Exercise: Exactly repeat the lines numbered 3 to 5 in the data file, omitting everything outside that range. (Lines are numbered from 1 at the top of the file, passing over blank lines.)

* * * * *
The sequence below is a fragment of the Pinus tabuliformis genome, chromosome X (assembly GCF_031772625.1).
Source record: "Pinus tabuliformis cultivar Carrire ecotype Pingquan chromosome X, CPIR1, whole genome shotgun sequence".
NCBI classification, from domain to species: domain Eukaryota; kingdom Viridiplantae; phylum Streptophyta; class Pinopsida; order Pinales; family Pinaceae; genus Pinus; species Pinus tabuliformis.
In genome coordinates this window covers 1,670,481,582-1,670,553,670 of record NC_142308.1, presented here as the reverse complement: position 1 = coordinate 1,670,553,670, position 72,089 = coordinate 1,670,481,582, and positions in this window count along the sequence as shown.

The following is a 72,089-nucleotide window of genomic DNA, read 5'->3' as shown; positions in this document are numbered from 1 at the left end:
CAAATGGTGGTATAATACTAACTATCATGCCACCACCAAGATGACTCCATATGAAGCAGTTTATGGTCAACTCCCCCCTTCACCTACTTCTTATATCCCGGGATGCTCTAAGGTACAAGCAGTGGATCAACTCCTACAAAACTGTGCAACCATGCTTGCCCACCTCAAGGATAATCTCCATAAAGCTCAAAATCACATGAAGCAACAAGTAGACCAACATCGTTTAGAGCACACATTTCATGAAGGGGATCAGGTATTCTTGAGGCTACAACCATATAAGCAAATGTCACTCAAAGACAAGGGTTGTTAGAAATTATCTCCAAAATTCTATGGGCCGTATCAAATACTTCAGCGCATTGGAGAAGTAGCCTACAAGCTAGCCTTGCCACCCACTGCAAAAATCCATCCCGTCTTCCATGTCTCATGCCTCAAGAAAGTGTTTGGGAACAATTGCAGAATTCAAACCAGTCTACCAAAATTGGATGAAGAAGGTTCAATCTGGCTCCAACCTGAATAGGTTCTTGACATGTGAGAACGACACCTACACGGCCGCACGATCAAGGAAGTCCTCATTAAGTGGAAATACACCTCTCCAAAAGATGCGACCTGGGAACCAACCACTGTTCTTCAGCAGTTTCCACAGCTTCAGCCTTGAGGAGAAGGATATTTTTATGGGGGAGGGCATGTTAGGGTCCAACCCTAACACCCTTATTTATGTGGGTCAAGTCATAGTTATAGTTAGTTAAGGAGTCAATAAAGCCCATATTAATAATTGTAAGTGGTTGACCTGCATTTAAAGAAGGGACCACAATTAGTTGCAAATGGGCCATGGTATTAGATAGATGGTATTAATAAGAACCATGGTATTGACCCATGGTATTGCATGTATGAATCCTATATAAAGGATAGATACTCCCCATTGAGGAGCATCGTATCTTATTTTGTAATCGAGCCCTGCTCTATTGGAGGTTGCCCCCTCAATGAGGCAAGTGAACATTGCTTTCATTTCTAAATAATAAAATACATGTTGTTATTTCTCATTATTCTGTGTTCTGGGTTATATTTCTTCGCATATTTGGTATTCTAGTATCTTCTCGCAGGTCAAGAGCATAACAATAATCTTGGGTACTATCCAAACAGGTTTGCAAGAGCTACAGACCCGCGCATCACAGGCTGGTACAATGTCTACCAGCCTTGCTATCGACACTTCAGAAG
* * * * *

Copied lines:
NCBI classification, from domain to species: domain Eukaryota; kingdom Viridiplantae; phylum Streptophyta; class Pinopsida; order Pinales; family Pinaceae; genus Pinus; species Pinus tabuliformis.
In genome coordinates this window covers 1,670,481,582-1,670,553,670 of record NC_142308.1, presented here as the reverse complement: position 1 = coordinate 1,670,553,670, position 72,089 = coordinate 1,670,481,582, and positions in this window count along the sequence as shown.

The following is a 72,089-nucleotide window of genomic DNA, read 5'->3' as shown; positions in this document are numbered from 1 at the left end: